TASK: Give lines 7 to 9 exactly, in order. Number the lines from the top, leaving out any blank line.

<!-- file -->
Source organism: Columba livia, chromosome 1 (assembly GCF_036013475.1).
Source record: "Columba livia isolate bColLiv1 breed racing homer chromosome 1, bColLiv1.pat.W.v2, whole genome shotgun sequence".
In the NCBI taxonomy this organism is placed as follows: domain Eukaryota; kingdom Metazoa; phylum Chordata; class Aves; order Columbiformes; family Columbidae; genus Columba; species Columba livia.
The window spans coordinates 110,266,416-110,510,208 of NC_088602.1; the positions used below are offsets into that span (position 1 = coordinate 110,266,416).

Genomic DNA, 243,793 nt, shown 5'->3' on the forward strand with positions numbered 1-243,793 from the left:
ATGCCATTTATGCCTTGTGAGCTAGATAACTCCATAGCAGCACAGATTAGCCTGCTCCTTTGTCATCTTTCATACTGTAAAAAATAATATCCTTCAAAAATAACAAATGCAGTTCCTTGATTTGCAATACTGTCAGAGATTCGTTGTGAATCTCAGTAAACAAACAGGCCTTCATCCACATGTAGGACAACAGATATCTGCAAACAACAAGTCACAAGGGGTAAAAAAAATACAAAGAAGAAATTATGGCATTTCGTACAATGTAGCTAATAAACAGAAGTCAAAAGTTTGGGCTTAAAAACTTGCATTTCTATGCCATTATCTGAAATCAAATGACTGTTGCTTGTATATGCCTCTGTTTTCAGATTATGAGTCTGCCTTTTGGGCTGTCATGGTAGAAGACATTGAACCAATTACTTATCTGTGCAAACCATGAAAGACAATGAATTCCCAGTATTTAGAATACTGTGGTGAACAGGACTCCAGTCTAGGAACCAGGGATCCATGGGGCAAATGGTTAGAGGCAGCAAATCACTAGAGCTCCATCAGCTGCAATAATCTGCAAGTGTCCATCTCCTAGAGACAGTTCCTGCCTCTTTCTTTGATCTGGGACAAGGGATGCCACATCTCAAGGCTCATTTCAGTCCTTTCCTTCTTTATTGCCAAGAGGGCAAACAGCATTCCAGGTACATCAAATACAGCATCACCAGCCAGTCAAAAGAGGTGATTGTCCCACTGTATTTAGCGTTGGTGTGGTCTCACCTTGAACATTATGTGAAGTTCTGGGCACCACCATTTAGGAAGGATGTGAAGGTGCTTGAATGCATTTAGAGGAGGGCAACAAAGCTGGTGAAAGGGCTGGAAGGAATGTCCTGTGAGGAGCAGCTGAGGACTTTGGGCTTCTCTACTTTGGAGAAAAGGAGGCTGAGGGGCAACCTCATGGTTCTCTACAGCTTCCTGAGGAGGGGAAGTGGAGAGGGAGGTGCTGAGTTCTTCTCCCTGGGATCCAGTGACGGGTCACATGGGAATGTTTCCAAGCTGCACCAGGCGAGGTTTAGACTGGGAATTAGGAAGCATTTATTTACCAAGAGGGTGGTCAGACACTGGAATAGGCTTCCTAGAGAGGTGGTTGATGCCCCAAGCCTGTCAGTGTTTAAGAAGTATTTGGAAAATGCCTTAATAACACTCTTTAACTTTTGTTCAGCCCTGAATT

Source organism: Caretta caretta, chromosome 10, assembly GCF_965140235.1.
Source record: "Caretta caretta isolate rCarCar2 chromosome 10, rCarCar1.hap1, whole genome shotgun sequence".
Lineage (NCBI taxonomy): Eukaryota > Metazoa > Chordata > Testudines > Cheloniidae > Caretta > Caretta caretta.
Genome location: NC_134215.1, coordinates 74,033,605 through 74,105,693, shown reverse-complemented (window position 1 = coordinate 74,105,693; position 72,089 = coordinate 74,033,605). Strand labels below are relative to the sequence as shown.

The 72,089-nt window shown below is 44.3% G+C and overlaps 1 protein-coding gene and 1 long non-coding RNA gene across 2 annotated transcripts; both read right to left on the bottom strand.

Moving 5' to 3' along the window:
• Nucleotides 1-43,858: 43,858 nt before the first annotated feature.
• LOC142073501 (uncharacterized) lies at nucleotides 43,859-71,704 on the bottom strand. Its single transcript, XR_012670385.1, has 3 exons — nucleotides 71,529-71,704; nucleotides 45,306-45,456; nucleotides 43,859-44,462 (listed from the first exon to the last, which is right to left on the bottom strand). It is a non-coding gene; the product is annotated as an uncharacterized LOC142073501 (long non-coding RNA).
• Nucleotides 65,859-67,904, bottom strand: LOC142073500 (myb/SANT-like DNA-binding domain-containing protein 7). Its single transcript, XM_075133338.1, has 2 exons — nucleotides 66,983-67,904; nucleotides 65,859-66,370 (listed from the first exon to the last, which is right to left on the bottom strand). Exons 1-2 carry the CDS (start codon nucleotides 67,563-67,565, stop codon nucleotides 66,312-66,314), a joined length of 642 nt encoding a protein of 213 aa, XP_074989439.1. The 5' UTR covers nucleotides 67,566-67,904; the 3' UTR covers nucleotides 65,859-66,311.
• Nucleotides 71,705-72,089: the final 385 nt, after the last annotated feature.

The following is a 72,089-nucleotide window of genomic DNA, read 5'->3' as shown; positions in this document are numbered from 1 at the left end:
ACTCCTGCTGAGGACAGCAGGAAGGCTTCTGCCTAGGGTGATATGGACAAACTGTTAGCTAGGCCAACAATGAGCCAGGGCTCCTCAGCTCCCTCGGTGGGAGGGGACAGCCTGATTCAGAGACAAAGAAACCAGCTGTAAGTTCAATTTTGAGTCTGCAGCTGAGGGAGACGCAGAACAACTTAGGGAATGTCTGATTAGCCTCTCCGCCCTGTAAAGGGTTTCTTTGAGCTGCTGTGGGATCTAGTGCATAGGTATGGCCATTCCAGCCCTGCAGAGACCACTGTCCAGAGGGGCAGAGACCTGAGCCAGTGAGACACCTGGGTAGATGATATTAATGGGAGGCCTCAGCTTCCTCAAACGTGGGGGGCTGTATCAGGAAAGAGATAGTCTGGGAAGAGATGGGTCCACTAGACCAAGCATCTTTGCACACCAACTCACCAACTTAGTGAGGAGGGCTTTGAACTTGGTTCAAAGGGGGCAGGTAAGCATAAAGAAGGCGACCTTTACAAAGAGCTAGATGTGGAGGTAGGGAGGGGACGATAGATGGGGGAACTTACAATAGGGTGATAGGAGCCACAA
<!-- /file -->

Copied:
Source organism: Caretta caretta, chromosome 10, assembly GCF_965140235.1.
Source record: "Caretta caretta isolate rCarCar2 chromosome 10, rCarCar1.hap1, whole genome shotgun sequence".
Lineage (NCBI taxonomy): Eukaryota > Metazoa > Chordata > Testudines > Cheloniidae > Caretta > Caretta caretta.